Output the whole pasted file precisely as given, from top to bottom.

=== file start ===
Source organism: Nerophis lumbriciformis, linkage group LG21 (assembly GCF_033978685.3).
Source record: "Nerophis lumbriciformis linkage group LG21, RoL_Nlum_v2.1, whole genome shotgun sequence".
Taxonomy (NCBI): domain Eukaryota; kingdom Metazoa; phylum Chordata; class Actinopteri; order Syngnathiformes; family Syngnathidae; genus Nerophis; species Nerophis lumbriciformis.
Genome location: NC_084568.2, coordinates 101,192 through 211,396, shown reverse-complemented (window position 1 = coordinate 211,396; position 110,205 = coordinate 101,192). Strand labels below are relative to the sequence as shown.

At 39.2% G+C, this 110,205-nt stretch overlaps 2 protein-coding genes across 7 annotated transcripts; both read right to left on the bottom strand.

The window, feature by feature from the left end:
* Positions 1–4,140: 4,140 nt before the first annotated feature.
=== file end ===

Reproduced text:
Source organism: Nerophis lumbriciformis, linkage group LG21 (assembly GCF_033978685.3).
Source record: "Nerophis lumbriciformis linkage group LG21, RoL_Nlum_v2.1, whole genome shotgun sequence".
Taxonomy (NCBI): domain Eukaryota; kingdom Metazoa; phylum Chordata; class Actinopteri; order Syngnathiformes; family Syngnathidae; genus Nerophis; species Nerophis lumbriciformis.
Genome location: NC_084568.2, coordinates 101,192 through 211,396, shown reverse-complemented (window position 1 = coordinate 211,396; position 110,205 = coordinate 101,192). Strand labels below are relative to the sequence as shown.

At 39.2% G+C, this 110,205-nt stretch overlaps 2 protein-coding genes across 7 annotated transcripts; both read right to left on the bottom strand.

The window, feature by feature from the left end:
* Positions 1–4,140: 4,140 nt before the first annotated feature.